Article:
Current Evergreen Faculty, Academic Dean
B.A., Sociology and English Education, University of Washington
M.A., Theory and Practice of Writing, Utah State University
Born in Puyallup, Washington at the end of WWII to a combat veteran and a clerk, I worked as a farm laborer (berries and chickens), trapper, cannery worker, jet engine expeditor, roofer, framer, poet-in-the-schools, firefighter, advanced life-support medic and, late in life, professor and Dean. This list of jobs seems typical to me for a person my age living in the west, and probably has defined me more than any other influence.
Fiction, Non-Fiction, Poetry, Journalism
Latest Publication Title
The Woman and the War Baby, Blue Begonia Press, 2008
Novels: The Jesus Incident, The Lazarus Effect, The Ascension Factor, Jaguar, ViraVax, Burn
Poetry: Finding True North, The Single Man Looks at Winter, Last Rites, Last Call, Sleight of Hand, Learning the Ropes, The Woman and the War Baby
Recent short fiction: Carve magazine, Oregon Literary Review, Puerto del Sol
Recent anthology: New Poets of the American West
From The Woman and the War Baby:
That first afternoon in the village they bring me the boy
shot by a Contra while hoeing beans. Bones click
in his thin neck cradled in the bloody arms of his father. His
mother kneels and weeps, a quick afternoon rain patters
as the parrots swoop in, my hands and my heart
as empty now as the vision in the boy’s black eyes.
My hands and the bullet are Americans. The hoe, East
German, the day, fragrant and unforgiving as God. The
father lays his son at my feet. A last bubble of blood bursts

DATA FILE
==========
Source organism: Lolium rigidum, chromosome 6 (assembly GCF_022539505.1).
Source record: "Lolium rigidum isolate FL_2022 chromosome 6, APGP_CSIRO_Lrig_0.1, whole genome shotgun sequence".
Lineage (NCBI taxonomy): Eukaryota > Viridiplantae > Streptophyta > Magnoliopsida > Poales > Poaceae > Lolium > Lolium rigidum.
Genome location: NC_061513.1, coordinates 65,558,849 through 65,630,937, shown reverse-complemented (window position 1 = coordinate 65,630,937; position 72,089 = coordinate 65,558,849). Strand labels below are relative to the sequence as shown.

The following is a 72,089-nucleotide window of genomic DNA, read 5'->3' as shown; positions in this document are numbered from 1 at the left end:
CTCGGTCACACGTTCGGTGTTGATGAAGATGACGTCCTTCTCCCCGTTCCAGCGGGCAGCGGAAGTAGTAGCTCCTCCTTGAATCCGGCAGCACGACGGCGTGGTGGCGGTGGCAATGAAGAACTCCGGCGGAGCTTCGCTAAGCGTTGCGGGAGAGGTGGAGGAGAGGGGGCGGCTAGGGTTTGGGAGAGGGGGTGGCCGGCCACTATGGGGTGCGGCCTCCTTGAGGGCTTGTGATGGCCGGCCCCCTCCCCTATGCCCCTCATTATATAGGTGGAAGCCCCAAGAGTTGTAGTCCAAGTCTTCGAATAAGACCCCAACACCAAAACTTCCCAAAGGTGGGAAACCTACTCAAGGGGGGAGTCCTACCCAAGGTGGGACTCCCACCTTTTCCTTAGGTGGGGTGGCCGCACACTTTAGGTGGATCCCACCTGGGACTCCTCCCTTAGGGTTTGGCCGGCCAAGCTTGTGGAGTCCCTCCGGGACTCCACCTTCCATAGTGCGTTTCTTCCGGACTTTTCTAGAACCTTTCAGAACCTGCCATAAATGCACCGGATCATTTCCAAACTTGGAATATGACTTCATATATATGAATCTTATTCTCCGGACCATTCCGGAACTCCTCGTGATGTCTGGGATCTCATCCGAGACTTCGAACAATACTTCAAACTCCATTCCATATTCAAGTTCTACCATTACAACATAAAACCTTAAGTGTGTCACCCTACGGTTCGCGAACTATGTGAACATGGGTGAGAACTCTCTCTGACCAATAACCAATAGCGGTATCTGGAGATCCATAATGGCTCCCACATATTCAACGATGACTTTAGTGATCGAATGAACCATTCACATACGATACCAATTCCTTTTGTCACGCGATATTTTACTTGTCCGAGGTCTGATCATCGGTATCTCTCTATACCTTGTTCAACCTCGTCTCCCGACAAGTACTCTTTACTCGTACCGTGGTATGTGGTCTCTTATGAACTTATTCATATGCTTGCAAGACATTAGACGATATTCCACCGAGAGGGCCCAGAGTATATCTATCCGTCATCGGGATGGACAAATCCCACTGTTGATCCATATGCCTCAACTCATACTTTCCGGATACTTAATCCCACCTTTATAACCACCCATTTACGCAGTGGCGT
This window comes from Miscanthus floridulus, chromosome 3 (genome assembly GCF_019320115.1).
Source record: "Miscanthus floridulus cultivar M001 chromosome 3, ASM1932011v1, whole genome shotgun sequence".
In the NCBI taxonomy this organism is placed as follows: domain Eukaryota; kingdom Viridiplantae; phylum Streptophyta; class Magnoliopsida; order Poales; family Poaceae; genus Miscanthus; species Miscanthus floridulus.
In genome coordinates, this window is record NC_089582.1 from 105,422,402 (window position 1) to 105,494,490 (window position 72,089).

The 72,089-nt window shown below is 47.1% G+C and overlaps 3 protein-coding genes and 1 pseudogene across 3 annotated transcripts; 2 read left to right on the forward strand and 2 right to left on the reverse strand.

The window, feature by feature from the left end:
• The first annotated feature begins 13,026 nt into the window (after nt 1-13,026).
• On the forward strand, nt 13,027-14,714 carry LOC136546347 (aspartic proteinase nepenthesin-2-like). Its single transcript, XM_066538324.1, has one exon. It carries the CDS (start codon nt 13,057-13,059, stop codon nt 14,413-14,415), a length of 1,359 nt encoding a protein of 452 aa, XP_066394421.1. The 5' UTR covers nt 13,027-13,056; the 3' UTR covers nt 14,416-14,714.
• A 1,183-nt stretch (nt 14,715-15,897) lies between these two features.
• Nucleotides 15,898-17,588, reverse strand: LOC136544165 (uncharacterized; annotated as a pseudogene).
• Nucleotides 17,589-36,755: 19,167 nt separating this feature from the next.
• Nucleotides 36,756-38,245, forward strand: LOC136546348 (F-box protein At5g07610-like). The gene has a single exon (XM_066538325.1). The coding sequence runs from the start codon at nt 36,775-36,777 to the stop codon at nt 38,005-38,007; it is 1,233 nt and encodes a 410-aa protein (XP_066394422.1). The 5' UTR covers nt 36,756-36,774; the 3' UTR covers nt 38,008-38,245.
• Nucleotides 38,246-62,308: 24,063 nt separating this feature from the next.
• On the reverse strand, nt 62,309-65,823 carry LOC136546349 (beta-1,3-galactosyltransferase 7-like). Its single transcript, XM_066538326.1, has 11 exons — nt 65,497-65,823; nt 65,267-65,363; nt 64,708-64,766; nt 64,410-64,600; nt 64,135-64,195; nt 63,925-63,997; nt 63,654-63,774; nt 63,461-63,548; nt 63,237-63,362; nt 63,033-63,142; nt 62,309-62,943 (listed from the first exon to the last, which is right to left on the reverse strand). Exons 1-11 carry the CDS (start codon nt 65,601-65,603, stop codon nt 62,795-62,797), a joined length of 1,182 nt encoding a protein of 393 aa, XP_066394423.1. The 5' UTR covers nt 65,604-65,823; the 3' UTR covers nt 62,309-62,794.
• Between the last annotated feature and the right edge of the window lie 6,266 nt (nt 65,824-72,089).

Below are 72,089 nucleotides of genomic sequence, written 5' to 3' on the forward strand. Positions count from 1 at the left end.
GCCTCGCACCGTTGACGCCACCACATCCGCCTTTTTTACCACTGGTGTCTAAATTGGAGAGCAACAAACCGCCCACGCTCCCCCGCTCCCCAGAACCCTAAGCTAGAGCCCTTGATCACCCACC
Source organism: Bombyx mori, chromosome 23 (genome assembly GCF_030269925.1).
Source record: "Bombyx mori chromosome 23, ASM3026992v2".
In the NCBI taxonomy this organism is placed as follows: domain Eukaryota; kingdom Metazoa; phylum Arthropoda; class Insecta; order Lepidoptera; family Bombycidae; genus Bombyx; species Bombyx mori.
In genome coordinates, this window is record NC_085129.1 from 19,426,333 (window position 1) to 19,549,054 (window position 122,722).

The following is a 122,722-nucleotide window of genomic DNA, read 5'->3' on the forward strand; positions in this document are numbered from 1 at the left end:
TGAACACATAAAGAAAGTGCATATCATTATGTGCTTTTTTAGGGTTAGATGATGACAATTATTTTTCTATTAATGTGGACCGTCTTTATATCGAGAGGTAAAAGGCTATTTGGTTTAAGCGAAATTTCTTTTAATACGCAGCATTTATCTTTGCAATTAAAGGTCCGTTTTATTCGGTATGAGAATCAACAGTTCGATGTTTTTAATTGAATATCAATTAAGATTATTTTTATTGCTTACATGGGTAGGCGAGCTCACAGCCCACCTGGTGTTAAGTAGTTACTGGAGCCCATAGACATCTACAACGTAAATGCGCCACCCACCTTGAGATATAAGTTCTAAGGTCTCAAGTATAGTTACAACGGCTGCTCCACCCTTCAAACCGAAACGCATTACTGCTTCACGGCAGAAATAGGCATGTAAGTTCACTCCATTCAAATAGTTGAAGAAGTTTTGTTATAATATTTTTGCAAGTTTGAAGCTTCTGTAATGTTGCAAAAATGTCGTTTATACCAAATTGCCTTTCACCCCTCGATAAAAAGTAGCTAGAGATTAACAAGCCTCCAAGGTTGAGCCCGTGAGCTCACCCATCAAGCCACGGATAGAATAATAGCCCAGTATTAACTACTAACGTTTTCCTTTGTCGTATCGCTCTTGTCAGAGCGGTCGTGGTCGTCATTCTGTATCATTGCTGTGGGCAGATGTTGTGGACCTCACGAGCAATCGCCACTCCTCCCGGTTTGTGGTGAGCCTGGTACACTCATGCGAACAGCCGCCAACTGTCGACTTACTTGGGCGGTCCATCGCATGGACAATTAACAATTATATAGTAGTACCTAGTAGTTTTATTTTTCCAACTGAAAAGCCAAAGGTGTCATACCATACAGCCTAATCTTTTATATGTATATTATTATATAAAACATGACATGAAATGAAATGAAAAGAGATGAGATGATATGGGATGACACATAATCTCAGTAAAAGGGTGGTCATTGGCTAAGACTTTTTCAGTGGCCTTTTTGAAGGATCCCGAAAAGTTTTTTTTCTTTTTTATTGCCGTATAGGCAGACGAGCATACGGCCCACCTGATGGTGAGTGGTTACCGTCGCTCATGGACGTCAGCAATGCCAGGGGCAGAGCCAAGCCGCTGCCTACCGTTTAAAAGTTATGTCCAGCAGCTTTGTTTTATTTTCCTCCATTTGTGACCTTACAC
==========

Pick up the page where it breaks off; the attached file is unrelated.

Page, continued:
from his lips and I remember my daughter, her bubblegum
and how much I love her. “Save him,” the father whispers.
“Through God, save my son.” I can’t even save myself.
My stethoscope silences the crowd. I hear its feathery rasp
on skin, the chatter of parrots, the plop-plop of my sweat
against his skinny chest. His pupils, like the rest of us,
like the sun and the rain and the afternoon parrots, are fixed.
I can’t look up, I can’t stand; I want to run and weep and
shoot that sniper who is just someone else’s son trying to come home.
How did Evergreen help you in your career?
Working at Evergreen leaves little time or mental energy for writing, so the effect has been to return me to writing what I like, regardless of publication possibilities (I have a job, after all). My freelance career had to pay the rent; though I was interested in every novel project and wrote my best in the process, I passed up numerous projects that would not have been a sure sale. I'm trying to recoup some of those now.